September 14, 2023
ViAqua Therapeutics, an Israeli-based biotechnology startup, has secured $8.25 million in funding for its oral RNA-based shrimp vaccine
The vaccine targets white spot syndrome virus (WSSV), which leads to a 15% reduction in global shrimp production each year
ViAqua plans to administer its RNA-based product via coated feed; the RNA molecules can inhibit gene expression, silencing disease-affected genes
Shrimp lack an adaptive immune system, the type that “remembers” exposures to infectious agents, so it’s long been assumed that shrimp cannot be vaccinated; now it’s becoming clear that shrimp do have some defense against viruses, which is only beginning to be understood
The risks of tinkering with shrimp genetics, and using mRNA shots in pigs, cattle and other animals intended for food, are completely unknown
Shrimp are slated to become the latest food source exposed to messenger ribonucleic acid (mRNA) vaccines, courtesy of ViAqua Therapeutics, an Israeli-based biotechnology startup. The company has secured $8.25 million in funding from venture capitalists for its oral RNA-based shrimp vaccine, which is intended to target white spot syndrome virus (WSSV). With plans to administer its RNA-based product via coated feed, ViAqua suggests the RNA molecules can inhibit gene expression, silencing disease-affected genes with every meal.1 WSSV is a devastating condition in shrimp, leading to a 15% reduction in global shrimp production each year — an annual loss of about $3 billion.2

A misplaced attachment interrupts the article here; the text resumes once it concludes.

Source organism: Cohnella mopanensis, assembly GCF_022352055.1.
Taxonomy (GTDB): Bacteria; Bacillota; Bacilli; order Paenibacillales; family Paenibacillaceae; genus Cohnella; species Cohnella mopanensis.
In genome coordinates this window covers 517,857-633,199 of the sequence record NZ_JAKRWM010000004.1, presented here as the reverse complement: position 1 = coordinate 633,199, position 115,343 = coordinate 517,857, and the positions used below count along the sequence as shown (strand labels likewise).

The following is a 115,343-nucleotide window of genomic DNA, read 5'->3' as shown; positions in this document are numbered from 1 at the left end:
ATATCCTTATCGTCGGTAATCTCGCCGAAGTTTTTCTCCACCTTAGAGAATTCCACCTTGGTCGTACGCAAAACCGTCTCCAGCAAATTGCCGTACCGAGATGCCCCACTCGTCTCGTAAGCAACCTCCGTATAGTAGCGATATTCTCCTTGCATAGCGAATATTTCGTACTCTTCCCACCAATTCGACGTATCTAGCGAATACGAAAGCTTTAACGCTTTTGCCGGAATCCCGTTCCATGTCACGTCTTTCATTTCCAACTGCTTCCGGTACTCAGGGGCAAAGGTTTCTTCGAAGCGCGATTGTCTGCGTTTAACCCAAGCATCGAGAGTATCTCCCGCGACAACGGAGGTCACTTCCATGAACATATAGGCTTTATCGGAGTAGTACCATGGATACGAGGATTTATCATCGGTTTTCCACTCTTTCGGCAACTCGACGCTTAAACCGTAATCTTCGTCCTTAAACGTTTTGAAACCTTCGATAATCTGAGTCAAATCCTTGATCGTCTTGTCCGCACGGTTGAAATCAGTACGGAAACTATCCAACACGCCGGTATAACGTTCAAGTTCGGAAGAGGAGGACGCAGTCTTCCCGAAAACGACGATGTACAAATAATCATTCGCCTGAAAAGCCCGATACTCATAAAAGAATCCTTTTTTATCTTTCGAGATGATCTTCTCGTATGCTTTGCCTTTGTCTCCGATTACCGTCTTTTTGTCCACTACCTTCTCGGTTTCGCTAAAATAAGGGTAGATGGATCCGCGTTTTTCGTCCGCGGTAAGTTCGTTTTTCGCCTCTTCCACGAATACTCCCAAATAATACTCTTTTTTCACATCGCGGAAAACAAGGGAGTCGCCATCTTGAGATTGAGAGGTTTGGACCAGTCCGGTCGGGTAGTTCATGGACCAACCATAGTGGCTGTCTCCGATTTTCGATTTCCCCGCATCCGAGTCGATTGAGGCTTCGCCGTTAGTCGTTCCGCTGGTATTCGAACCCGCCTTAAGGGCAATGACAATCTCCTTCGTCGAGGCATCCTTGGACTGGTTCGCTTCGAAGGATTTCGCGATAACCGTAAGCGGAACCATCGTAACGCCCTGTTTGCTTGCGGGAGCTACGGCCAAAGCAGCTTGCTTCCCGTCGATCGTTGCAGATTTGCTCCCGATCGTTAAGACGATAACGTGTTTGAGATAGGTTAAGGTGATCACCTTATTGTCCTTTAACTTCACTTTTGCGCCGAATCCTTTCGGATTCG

ViAqua says challenge tests show its RNA-based formulation improved shrimp survival against WSSV, but at what cost? The use of mRNA in the food supply is controversial for good reason — no one knows what the long-term consequences will be. RNA Vaccines Coming for Shrimp ViAqua is using RNA interference (RNAi) particles, provided as a feed supplement, to manipulate gene expression in shrimp, one of the most widely consumed forms of seafood worldwide. In a 2022 proof of concept study that used a polyanhydride nanoparticle delivery platform to deliver RNA to shrimp orally, it’s stated:3 "RNA interference (RNAi) in invertebrates is an antiviral cellular mechanism by which a trigger, such as double-stranded RNA (dsRNA) or small interfering RNA (siRNA) starts sequence-specific degradation of target mRNA, thereby preventing viral gene expression. … In aquaculture systems, the concept of RNAi-based vaccines has been championed for several reasons: (a) RNAi works as an antiviral immune response in shrimp; (b) it is pathogen-specific; and (c) it generates a long-term protective immune response." The study found that the "nanovaccine" was about 80% effective in protecting against WSSV in shrimp, when administered via reverse gavage to "mimic an oral route."4 ViAqua has brought the potential for oral delivery to the next level, with plans to begin producing its RNAi capsule products in India in 2024.5 Shai Ufaz, ViAqua’s chief executive officer, stated:6 "Oral delivery is the holy grail of aquaculture health development due to both the impossibility of vaccinating individual shrimp and its ability to substantially bring down the operational costs of disease management while improving outcomes … We are excited to bring this technology to market to address the need for affordable disease solutions in aquaculture." Can Shrimp Be Vaccinated? Shrimp lack an adaptive immune system, the type that "remembers" exposures to infectious agents so it can mount a better response the next time it comes around. Because of this, it’s long been assumed that shrimp cannot be vaccinated. According to the Global Seafood Alliance:7 "Scientific literature on shrimp has often adopted terms and approaches from mammalian immunology, but not always in a correct way. Such is the case in the use of the term "vaccination" in crustaceans. The principle of vaccination is based on two key elements of the immune system: specificity and memory. These two properties are not recognized in the immune systems of shrimp and other invertebrates." However, while shrimp don’t have adaptive immunity in the traditional sense, it’s becoming clear that they do have some defense against viruses, which is only beginning to be understood. In 2008, researchers with Australia’s University of Queensland explained, "There is mounting evidence for specific immune memory in crustaceans, including shrimp," adding:8 "It has been widely assumed that no such adaptive systems exist in invertebrates, thus vaccines have not been routinely developed and used in shrimp aquaculture. Invertebrates were considered to rely solely on an innate immune system characterized by generalized immune responses to conserved molecular structures of invading pathogens such as bacteria and fungi. Some of these pathways are relatively well understood, involving an array of pattern recognition receptors interacting with serine proteases to initiate encapsulation, phagocytosis and an antimicrobial cascade based on the phenoloxidase enzyme system. However, what is becoming more apparent is that the diversity and sophistication of innate responses in invertebrates is far greater than previously assumed. The invertebrate immune response to viruses is particularly poorly understood." ViAqua’s RNAi product claims to "enhance resistance to viral infections" in shrimp,9 and they have plans to develop additional mRNA vaccines for fish and other biotechnology products targeting additional shrimp viruses and other pathogens.10 But shrimp pathogens of one kind or another are virtually guaranteed to persist in the intensive aquaculture farms where many shrimp are raised. Further, the risks of tinkering with shrimp genetics are completely unknown. Download this Article Before it Disappears Download PDF mRNA Shots Already Used in Pork The media has been pretty quiet about the up-and-coming genetic manipulation of shrimp. This seems to be par for the course. Few are aware that, since 2018, pork producers have been using customizable mRNA-based "vaccines" on their herds — as it largely slipped by under the radar.11 It wasn’t until attorney Tom Renz began promoting new legislation in Missouri (House Bill 1169,12 which he helped write) that would require labeling of mRNA products that it began to receive attention.13 In an April 1, 2023, tweet, Renz stated:14 "BREAKING NEWS: the lobbyists for the cattleman and pork associations in several states have CONFIRMED they WILL be using mRNA vaccines in pigs and cows THIS MONTH. WE MUST SUPPORT MISSOURI HB1169. It is LITERALLY the ONLY chance we have to prevent this … NO ONE knows the impacts of doing this but we are all potentially facing the risk of being a #DiedSuddenly if we don't stop this." Even though the bill asks only for transparency — not a ban of the mRNA-based shots — industry pushback has been enormous. They don’t want you to know that they’re using mRNA and similar products, because then they'd have to admit that the resulting foods may have gene-altering effects. And it’s not just pork, either. Cattle Groups Urge Caution Over mRNA The first RNA-based livestock vaccine, a swine influenza (H3N2) RNA shot developed by Harrisvaccines was licensed in 2012.15 The company followed up with an avian influenza mRNA shot in 2015.16 Concerns that mRNA injections could end up "in the global protein supply chain" also prompted warnings from cattle producers and calls for mandatory country of origin labeling (MCOOL) so consumers can choose meat from countries that don’t allow mRNA shots in meat animals.17 In an April 2023 news release, Ranchers-Cattlemen Action Legal Fund United Stockgrowers of America (R-CALF USA), a nonprofit that represents interests of independent U.S. cattle producers, shared concerns about the use of mRNA shots in cattle and other meat animals. Max Thornsberry, DVM, R-CALF’s animal health committee chair, met with medial doctors and a molecular biologist before briefing the R-CALF USA board:18 "Thornsberry reported that some researchers have found that mRNA and its coded virus is likely passed from an injected human to a noninjected human, and to humans who have consumed dairy products or meat from an mRNA-injected animal. He said that because the research on mRNA is still in its infancy, no one really knows the full impact it has on either humans or animals, particularly its long-term impact. He said this itself warrants more extensive mRNA research focused on safety, heightened public vigilance, and greater transparency." In a commentary, R-CALF CEO Bill Bullard also urged caution regarding mRNA injections, stating:19 "It’s not a vaccine as we typically understand vaccines. So, for the rest of this discussion, I’ll refer to it as an injection. It’s an injection of a laboratory-produced substance into humans or livestock that is coded with a particular virus, such as COVID-19, that produces an immune response against the particular virus. And what does mRNA do? Well, it hijacks living cells, tricking them into producing some level of immunity against human viruses like COVID-19 and livestock viruses such as foot-and-mouth disease or lumpy skin disease. It does this by rewriting the instructions from the body’s DNA. And what are the potential risks to humans and livestock? The truthful answer is we don’t yet know the long-term effects of mRNA injections in either humans or livestock. … There is great concern that living cells excrete the mRNA over time and the mRNA can then be transferred to animals and humans that have never received the mRNA injection. It is believed, for example, that humans can contact mRNA by eating meat from livestock that have received the injection. The reason mRNA is an issue today is that pharmaceutical firms have found that it takes very little of it to hijack a cell, and it can be produced cheaper than typical virus vaccines." Is it possible that mRNA or RNAi nanoparticles could persist in the meat and shrimp you’re eating? Penny Riggs, associate research professor of functional genetics at Texas A&M, stated, "The estimate is that half of the mRNA from a vaccine is gone in about 20 hours, and completely destroyed within a few days."20 However, Thornsberry cited21 one study, published in Biomedicines, that found mRNA from injections can be detected in blood 15 days post-shot.22 The proof-of-concept study for the shrimp RNA nanovaccine also found the particles persisted long after administration: "The nanoparticles localized to tissue target replication sites for WSSV and persisted through 28 days post-administration."23 Again, the consequences of consuming these nanoparticles remains to be seen. Antibiotic Resistance Widespread in Shrimp Farm-raised seafood is among the most contaminated foods you can eat, shrimp included. Antibiotics are commonly used on farmed shrimp in an attempt to slow down pathogens.24 Not surprisingly, shrimp is often contaminated with antibiotic-resistant bacteria as a result. One investigation by CBC News Marketplace found 17% — nine of the 51 packages of shrimp imported from Vietnam, Thailand, China, India and Ecuador — were contaminated with antibiotic-resistant bacteria.25 Among them, all but one showed resistance to multiple antibiotics. Investigators purchased imported shrimp labeled "organic" as well as some with the "Best Aquaculture Practices" certification, which maintains that farmers only use antibiotics minimally. So, while shrimp can be a healthy addition to your diet, it’s important to avoid farm-raised shrimp, which is the type served in most restaurants and the variety that’s slated to receive a gene-altering nanoparticle vaccine in its feed. When it comes to purchasing high-quality shrimp, look for those that are either wild caught or locally produced.